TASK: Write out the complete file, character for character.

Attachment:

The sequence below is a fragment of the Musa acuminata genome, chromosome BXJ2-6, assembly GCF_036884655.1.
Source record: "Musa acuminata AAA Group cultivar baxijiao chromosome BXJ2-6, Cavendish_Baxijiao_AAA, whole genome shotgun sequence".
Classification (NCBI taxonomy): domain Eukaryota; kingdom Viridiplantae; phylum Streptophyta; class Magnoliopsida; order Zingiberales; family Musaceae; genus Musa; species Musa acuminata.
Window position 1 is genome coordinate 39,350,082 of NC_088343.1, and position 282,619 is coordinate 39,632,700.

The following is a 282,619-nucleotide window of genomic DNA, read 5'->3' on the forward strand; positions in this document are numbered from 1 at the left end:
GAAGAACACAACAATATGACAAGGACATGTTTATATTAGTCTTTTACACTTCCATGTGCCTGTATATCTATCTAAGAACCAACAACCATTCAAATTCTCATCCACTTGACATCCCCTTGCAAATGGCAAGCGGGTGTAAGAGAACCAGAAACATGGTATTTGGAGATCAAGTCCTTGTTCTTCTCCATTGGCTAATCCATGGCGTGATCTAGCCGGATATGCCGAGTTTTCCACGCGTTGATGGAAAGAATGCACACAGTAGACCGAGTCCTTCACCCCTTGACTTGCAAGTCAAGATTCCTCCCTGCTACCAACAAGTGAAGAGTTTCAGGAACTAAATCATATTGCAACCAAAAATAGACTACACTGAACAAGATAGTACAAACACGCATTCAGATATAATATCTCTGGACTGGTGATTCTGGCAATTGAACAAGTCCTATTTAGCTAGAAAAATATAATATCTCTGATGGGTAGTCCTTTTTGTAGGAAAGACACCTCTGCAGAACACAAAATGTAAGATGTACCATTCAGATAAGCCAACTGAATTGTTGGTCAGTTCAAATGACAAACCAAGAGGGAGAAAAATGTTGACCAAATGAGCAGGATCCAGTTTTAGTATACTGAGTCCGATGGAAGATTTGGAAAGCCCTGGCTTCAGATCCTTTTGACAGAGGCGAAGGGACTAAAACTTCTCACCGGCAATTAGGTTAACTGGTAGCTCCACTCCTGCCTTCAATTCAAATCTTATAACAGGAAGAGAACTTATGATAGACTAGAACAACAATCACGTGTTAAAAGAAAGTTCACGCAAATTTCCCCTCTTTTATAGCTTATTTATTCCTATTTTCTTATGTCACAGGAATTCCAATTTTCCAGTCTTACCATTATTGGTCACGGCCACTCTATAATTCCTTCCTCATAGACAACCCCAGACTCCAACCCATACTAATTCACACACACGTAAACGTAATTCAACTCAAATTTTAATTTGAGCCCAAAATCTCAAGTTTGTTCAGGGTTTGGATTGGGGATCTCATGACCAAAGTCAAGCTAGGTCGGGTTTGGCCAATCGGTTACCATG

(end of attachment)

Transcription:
The sequence below is a fragment of the Musa acuminata genome, chromosome BXJ2-6, assembly GCF_036884655.1.
Source record: "Musa acuminata AAA Group cultivar baxijiao chromosome BXJ2-6, Cavendish_Baxijiao_AAA, whole genome shotgun sequence".
Classification (NCBI taxonomy): domain Eukaryota; kingdom Viridiplantae; phylum Streptophyta; class Magnoliopsida; order Zingiberales; family Musaceae; genus Musa; species Musa acuminata.
Window position 1 is genome coordinate 39,350,082 of NC_088343.1, and position 282,619 is coordinate 39,632,700.

The following is a 282,619-nucleotide window of genomic DNA, read 5'->3' on the forward strand; positions in this document are numbered from 1 at the left end:
GAAGAACACAACAATATGACAAGGACATGTTTATATTAGTCTTTTACACTTCCATGTGCCTGTATATCTATCTAAGAACCAACAACCATTCAAATTCTCATCCACTTGACATCCCCTTGCAAATGGCAAGCGGGTGTAAGAGAACCAGAAACATGGTATTTGGAGATCAAGTCCTTGTTCTTCTCCATTGGCTAATCCATGGCGTGATCTAGCCGGATATGCCGAGTTTTCCACGCGTTGATGGAAAGAATGCACACAGTAGACCGAGTCCTTCACCCCTTGACTTGCAAGTCAAGATTCCTCCCTGCTACCAACAAGTGAAGAGTTTCAGGAACTAAATCATATTGCAACCAAAAATAGACTACACTGAACAAGATAGTACAAACACGCATTCAGATATAATATCTCTGGACTGGTGATTCTGGCAATTGAACAAGTCCTATTTAGCTAGAAAAATATAATATCTCTGATGGGTAGTCCTTTTTGTAGGAAAGACACCTCTGCAGAACACAAAATGTAAGATGTACCATTCAGATAAGCCAACTGAATTGTTGGTCAGTTCAAATGACAAACCAAGAGGGAGAAAAATGTTGACCAAATGAGCAGGATCCAGTTTTAGTATACTGAGTCCGATGGAAGATTTGGAAAGCCCTGGCTTCAGATCCTTTTGACAGAGGCGAAGGGACTAAAACTTCTCACCGGCAATTAGGTTAACTGGTAGCTCCACTCCTGCCTTCAATTCAAATCTTATAACAGGAAGAGAACTTATGATAGACTAGAACAACAATCACGTGTTAAAAGAAAGTTCACGCAAATTTCCCCTCTTTTATAGCTTATTTATTCCTATTTTCTTATGTCACAGGAATTCCAATTTTCCAGTCTTACCATTATTGGTCACGGCCACTCTATAATTCCTTCCTCATAGACAACCCCAGACTCCAACCCATACTAATTCACACACACGTAAACGTAATTCAACTCAAATTTTAATTTGAGCCCAAAATCTCAAGTTTGTTCAGGGTTTGGATTGGGGATCTCATGACCAAAGTCAAGCTAGGTCGGGTTTGGCCAATCGGTTACCATG